Apple has done an amazing job with the speakers on the latest MacBook Pros. I have the 2020 Intel version with four TB ports and I'm just blown away every time I hear them. I admittedly don't get the opportunity to use a lot of different laptops, but in my personal experience, no PC laptop compares. Microsoft and others need to step it up in this area.


    I cannot, for the life of me, figure out why some reviewers put so much emphasis on the absurdly large trackpads. It feels like a silly arms race. I'm glad to see Paul being more sensible. Force touch IS special.


    • ivarh

      In reply to jwpear:

      I actually love the touchbar but not enough for it to replace the physical row of keys. If only Apple had put it above the row of physical keys instead of replacing the top row with it

      • jwpear

        In reply to ivarh:

        That's a good suggestion. I think there could be some cases where it is useful. I just haven't found it. I get annoyed with having to take my eyes off the screen to find what's on the touch bar. It feels like, if I need to see it to use it, it should be on the screen.


        It would be the best of both worlds to have physical function keys and the touch bar above. But honestly, I wish Apple would just make the display touch enabled. It feels like this would make the use of iOS apps easier.


      • wright_is

        In reply to ivarh:

        At work, we still use a lot of software that requires funtion keys.

        At a previous employer, the ERP system would require something like F5, F5, F3 to get into a specific function. The users knew that off by heart and never looked at the keyboard, just at the papers they were inputting. Not being able to hit the right key combination blind would severely slow down the process.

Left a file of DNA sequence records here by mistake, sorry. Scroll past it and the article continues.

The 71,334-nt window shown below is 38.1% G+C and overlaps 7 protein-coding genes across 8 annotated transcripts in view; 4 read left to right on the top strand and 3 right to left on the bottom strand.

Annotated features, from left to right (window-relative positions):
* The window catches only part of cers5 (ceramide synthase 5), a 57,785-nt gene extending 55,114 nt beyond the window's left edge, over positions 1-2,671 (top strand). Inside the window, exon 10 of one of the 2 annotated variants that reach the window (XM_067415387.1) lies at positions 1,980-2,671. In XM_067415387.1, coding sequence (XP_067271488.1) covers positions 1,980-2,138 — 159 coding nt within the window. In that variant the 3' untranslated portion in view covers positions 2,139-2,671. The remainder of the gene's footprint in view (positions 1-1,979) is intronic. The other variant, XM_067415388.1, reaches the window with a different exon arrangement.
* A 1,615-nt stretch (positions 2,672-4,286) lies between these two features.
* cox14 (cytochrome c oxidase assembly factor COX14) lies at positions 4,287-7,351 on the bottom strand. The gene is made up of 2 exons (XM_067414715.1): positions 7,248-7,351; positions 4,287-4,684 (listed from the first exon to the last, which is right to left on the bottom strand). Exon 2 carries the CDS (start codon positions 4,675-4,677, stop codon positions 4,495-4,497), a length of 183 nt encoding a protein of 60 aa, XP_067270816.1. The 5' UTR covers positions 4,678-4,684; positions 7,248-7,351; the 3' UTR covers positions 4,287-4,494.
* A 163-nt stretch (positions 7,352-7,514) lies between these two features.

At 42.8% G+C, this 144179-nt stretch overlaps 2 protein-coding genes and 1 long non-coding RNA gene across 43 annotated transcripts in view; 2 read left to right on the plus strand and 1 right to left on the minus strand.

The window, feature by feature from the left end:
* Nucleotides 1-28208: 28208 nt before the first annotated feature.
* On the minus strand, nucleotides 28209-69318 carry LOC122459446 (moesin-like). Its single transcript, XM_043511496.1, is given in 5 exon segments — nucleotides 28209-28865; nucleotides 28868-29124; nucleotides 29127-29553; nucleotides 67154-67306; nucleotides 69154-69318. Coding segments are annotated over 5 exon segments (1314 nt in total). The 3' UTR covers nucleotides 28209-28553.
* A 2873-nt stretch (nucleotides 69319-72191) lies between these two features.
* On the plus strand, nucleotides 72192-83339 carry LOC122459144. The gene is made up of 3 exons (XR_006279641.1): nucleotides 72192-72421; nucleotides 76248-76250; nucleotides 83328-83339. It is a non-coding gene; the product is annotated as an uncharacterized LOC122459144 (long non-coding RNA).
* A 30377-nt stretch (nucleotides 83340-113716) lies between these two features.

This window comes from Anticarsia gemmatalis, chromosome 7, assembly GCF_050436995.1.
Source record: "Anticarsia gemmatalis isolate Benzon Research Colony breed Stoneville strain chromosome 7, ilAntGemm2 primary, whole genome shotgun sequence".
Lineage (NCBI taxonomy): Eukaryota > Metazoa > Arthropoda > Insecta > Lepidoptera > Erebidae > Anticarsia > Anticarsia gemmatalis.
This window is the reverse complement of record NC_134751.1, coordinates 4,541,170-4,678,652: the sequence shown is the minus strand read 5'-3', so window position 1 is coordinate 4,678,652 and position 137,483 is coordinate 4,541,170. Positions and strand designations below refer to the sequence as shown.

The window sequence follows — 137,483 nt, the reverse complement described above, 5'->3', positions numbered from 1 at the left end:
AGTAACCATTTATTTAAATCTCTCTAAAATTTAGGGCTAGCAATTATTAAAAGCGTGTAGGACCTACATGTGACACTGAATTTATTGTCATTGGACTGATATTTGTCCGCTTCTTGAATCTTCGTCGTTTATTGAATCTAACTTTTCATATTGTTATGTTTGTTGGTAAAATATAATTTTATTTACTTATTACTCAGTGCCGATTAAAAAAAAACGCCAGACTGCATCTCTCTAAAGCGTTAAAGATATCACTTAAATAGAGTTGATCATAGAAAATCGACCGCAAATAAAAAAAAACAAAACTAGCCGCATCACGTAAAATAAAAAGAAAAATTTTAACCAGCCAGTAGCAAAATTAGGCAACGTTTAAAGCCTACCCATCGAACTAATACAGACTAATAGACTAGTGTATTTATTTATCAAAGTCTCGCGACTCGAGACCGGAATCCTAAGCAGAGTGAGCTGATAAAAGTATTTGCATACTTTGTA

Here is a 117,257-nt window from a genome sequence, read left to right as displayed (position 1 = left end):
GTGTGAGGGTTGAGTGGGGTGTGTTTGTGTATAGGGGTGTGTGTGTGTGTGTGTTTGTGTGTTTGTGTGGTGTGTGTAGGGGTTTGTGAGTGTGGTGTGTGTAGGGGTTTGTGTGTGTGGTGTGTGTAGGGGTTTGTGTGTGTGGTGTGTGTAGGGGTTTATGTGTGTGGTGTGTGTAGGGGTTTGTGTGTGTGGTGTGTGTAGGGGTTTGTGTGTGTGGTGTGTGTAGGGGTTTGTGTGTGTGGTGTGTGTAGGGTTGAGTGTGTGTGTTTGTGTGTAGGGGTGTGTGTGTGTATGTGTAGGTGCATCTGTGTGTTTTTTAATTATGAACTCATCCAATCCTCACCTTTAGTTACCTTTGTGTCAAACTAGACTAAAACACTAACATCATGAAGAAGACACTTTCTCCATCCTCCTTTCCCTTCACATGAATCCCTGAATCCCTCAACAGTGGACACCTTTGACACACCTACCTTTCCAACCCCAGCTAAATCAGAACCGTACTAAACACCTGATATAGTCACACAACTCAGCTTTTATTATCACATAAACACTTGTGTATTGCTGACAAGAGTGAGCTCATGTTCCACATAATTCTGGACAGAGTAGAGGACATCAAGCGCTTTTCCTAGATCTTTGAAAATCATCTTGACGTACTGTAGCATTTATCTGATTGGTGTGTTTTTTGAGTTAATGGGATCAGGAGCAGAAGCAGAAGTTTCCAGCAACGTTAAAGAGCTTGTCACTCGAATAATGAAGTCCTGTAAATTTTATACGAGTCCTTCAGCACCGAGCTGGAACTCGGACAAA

Having the Touch Bar above the F-keys would be a much better solution; although I'd still prefer a proper touch screen.

    • behindmyscreen

      In reply to jwpear:

      Rumor is that they are going to eliminate the touchbar in the next release of MBPs

  5. prebengh

    It will be interesting to see if you get the same problems with OneDrive as you experienced on the Mac Mini.

    I have not had any issues on my Macbook Pro M1 with OneDrive, but I only have a limited number of files on my OneDrive.

  6. angusmatheson

    These are absolutely boring computers. And that is a very remarkable thing. I am replacing a coworkers 6 year old MacBook Air (who swears she will never use Windows again) with a new M1 MacBook Air. And it is a Mac. It runs fast. Sure. But to be honest the 6 year old MacBook Air runs the web app we live in at work fine. Battery is amazing, but when the 6 year old MacBook Air was new it’s batter life was fine. I find the whole thing quite boring...but that is amazing. To pull off this transition, and with the first generation no less, working so well as to be boring is truly amazing feat. The re are truly no weird compromises (I found a program that was abandoned by its programmers 2 years ago that wouldn’t run, but that is it). You don’t have to get a clam shell iOS device to get apple silicon. Nope. You just buy an M1 Mac and it works just like a Mac. Boring. I will give it to co-worker on Monday, and she will use it every day. And will never know there is anything different about it. Just another boring MacBook Air. Amazing.